We’ve already covered most of the basic lessons for first time boat buyers, with everything from boat buying research to the difference between buying privately and from a dealership, inspecting a boat, the test ride, even negotiating the price.

After looking at all the right things we thought we’d give you a bit of advice on the wrong things to do when buying a boat, so you can learn from the more common boat buying mistakes of others.


Buying Grey Imports

With the Australian dollar currently tracking quite high against the US dollar there are plenty of perceivable benefits to buying some things cheaply from the States. This has resulted in a number of people importing new or used boats through non-authorised channels. This is known as a “grey import.”

However, a boat purchased from the US still has to meet Australian standards. While you may be able to get a boat cheaper from the US, you may also end up spending what you save and more in alterations and additions to get it up to Australian standards. If you do want to make the most of the exchange rate, do so through a registered boat importer so you can be sure you get something that’s ready for Australian waters.


Getting The Wrong Boat For You

This should get covered by the research stage of boat shopping, but it’s important to get the right boat for the conditions in which you’ll use it.

Just as a large houseboat would be overkill for regular fishing trips to swamps, rivers and dams, a tinnie would be way out of its depth if you had your sights set on deep sea fishing or taking a lot of friends along for a ride.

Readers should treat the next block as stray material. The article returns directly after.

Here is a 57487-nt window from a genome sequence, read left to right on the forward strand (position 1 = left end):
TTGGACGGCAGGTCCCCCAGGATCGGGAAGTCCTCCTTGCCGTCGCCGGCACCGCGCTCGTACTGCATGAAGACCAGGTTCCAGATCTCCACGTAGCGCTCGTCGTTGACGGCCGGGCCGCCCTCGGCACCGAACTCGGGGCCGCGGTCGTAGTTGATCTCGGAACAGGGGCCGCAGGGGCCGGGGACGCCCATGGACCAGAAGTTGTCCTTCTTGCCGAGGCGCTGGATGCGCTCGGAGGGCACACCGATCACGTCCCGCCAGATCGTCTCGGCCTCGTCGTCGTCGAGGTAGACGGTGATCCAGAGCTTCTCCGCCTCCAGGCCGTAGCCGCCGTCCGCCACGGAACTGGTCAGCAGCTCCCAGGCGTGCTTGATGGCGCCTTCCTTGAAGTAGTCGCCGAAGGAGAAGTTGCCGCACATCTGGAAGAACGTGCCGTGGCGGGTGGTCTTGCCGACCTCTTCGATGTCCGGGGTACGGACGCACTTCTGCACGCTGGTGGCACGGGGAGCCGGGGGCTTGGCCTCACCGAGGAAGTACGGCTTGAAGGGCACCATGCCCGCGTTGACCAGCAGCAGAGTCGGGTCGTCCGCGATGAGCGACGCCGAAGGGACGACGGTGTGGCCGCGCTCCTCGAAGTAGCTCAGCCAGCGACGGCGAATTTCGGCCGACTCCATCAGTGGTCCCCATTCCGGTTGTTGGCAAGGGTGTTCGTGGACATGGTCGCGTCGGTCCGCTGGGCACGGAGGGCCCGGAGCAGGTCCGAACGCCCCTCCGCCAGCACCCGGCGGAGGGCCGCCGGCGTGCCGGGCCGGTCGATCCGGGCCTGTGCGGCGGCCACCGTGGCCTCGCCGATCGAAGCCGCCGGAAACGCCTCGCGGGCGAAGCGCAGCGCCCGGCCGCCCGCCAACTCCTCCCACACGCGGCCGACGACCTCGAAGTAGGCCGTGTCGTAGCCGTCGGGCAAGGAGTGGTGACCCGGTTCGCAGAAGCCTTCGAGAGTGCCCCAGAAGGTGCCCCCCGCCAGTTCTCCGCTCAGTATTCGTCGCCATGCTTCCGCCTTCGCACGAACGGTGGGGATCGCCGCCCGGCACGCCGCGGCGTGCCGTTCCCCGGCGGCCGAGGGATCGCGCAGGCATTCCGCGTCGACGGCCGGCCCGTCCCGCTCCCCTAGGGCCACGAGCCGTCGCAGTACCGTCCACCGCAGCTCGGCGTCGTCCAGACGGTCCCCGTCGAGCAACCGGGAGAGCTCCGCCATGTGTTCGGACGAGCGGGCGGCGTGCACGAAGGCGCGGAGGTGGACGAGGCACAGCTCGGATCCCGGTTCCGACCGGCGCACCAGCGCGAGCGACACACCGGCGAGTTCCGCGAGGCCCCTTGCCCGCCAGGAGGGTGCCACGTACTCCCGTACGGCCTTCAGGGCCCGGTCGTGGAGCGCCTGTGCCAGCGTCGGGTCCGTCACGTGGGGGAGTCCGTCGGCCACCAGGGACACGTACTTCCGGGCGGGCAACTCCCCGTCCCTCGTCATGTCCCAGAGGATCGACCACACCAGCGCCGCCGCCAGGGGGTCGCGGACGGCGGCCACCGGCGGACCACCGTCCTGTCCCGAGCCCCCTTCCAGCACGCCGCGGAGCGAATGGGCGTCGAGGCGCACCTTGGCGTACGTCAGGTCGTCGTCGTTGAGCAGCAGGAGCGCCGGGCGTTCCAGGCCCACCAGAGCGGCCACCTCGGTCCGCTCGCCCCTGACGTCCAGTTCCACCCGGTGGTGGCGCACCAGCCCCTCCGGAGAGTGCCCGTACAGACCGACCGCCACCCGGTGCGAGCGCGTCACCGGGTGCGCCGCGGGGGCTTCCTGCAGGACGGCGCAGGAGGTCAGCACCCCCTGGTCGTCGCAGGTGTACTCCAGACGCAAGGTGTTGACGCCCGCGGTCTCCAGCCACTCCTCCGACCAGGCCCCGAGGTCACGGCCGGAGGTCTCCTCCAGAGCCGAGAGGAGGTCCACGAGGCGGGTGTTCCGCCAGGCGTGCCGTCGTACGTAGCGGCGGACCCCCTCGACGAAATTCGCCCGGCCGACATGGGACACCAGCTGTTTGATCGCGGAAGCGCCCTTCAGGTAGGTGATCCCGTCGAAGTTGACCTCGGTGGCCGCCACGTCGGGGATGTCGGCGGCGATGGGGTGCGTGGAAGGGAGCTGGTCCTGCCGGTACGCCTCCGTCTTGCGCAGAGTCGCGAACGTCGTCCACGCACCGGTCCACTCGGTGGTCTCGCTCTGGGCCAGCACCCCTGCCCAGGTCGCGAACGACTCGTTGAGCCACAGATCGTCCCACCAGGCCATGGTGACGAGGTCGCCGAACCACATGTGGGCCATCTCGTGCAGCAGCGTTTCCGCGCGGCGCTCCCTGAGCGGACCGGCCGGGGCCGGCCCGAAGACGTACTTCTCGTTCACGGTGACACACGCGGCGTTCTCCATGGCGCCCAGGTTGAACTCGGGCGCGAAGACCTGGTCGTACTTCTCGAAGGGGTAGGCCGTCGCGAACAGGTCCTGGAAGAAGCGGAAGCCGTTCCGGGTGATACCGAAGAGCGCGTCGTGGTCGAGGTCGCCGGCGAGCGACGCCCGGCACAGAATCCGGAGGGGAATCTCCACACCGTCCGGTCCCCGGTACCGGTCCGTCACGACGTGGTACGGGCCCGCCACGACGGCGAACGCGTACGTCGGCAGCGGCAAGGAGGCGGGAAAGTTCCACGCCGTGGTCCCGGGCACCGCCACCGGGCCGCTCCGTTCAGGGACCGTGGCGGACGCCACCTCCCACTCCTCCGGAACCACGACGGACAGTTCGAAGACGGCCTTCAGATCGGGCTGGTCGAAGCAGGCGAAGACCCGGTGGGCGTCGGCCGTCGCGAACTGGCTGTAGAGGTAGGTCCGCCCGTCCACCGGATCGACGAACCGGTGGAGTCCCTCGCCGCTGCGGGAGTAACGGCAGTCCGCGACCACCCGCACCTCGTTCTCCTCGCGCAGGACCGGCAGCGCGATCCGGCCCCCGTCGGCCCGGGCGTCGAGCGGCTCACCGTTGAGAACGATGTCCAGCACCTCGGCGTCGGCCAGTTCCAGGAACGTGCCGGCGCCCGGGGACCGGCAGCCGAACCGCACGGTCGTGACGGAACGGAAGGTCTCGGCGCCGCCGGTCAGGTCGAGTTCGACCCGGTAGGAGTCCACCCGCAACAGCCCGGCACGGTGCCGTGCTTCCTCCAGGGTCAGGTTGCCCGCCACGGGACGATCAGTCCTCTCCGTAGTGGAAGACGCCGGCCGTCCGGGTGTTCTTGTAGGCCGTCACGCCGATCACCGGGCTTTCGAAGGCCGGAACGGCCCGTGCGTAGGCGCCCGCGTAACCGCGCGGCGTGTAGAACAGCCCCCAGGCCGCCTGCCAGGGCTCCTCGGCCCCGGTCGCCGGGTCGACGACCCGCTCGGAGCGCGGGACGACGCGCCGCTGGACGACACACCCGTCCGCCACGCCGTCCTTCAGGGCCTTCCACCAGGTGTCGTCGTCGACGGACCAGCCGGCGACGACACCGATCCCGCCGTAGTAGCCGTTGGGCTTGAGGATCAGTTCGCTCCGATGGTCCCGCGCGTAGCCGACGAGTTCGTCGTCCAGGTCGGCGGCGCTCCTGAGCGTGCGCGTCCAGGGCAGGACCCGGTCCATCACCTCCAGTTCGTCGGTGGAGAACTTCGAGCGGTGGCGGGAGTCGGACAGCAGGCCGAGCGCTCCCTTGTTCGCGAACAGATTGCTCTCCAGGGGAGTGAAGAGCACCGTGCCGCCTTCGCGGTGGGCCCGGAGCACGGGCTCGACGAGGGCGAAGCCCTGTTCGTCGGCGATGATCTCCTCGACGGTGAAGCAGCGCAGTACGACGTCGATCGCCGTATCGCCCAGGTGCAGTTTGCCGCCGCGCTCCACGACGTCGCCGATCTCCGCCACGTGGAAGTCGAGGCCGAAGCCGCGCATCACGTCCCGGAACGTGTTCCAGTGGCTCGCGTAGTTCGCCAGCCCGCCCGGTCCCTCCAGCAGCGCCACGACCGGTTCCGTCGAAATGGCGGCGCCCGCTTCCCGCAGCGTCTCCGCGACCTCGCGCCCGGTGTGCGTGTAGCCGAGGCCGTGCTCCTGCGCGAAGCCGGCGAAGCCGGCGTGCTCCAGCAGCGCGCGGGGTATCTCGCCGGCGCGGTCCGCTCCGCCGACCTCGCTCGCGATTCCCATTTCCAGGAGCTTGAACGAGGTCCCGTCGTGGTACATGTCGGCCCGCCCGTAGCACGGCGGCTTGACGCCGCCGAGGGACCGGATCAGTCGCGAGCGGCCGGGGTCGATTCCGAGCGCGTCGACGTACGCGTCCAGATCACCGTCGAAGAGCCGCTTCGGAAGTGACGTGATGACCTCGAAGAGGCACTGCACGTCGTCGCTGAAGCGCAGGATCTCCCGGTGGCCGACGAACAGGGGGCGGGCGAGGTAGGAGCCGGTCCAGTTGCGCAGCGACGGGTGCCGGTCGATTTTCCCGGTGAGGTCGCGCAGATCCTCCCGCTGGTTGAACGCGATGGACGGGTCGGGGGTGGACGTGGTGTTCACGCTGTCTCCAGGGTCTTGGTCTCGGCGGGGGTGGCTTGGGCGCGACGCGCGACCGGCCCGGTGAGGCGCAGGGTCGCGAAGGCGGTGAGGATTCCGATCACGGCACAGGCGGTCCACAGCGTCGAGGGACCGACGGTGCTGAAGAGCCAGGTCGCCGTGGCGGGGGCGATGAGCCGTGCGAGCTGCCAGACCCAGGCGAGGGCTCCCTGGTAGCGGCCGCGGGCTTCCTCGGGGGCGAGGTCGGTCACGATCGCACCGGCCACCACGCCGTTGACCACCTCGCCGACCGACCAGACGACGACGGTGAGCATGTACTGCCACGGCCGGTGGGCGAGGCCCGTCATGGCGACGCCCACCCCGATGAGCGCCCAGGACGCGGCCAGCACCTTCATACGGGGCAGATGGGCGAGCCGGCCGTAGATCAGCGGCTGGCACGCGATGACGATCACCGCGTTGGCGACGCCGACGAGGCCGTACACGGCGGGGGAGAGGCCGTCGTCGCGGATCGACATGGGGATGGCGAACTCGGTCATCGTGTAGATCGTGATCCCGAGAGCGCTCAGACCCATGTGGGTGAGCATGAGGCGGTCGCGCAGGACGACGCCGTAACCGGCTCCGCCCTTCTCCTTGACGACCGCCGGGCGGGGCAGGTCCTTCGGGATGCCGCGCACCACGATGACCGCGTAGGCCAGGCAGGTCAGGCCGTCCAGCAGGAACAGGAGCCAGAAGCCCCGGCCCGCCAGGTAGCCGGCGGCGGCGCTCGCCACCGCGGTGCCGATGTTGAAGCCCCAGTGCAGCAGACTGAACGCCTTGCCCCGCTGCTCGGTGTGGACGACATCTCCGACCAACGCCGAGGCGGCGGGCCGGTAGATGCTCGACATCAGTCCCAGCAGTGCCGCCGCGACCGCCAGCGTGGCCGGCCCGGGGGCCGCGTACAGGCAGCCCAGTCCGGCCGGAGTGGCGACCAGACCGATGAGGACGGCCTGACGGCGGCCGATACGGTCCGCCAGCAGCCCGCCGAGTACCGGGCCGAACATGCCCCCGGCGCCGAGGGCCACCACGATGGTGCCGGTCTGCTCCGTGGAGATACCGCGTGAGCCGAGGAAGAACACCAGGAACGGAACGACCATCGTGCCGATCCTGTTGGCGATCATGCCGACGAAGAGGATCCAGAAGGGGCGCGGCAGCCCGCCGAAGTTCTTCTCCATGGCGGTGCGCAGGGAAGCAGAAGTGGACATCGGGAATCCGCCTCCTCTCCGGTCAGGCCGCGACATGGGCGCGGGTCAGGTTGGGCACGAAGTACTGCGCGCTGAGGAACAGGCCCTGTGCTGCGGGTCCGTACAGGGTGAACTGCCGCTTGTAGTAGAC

Not Getting A Boat Inspected

While a boat broker, dealership or boat yard will sell second-hand boats, they still have a reputation to maintain and compliancy matters to adhere to in order to keep their commercial license. Their boats have to meet a certain standard and they’re required to inform you if the boat needs any repairs or alterations to meet Australian standards.

A private boat seller just wants to sell you their boat and may not even know if there’s anything wrong with it themselves. Unless you’re a boating expert you could easily miss some sign of a bigger issue.

That’s why you should always get a professional to inspect a used boat you’re thinking of buying privately.

Not Considering Resale Value


Unless you plan on owning just one boat throughout your entire life, at some point you’re probably going to consider selling your boat.

It’s important to consider the potential resale value of any boat you’re looking at buying. While you no doubt love that you’re getting a great price now, it may prove quite costly in a few years if you can’t sell it.

Do a bit of research on the brand, model, what the current market value is for this boat and how that reduces over time. This should be something you consider for negotiating the price anyway.

Getting The Wrong Loan


If you’re taking out finance to buy a new or used boat you need to know that you can meet the repayments. There are plenty of low rate or zero percent interest loans out there with enough hidden fees to really hurt you back pocket. Make sure you know what repayments you can afford, what extra fees your loan includes, and how long you have to make your repayments.

At Aussie Boat Loans we have a range of lenders from which to source the best loan to suit your situation. We also offer loan protection insurance to cover you in the event you cannot work due to sickness, injury or disease.

If you’re looking for a new boat and need boat finance, talk to us at Aussie Boat Loans today.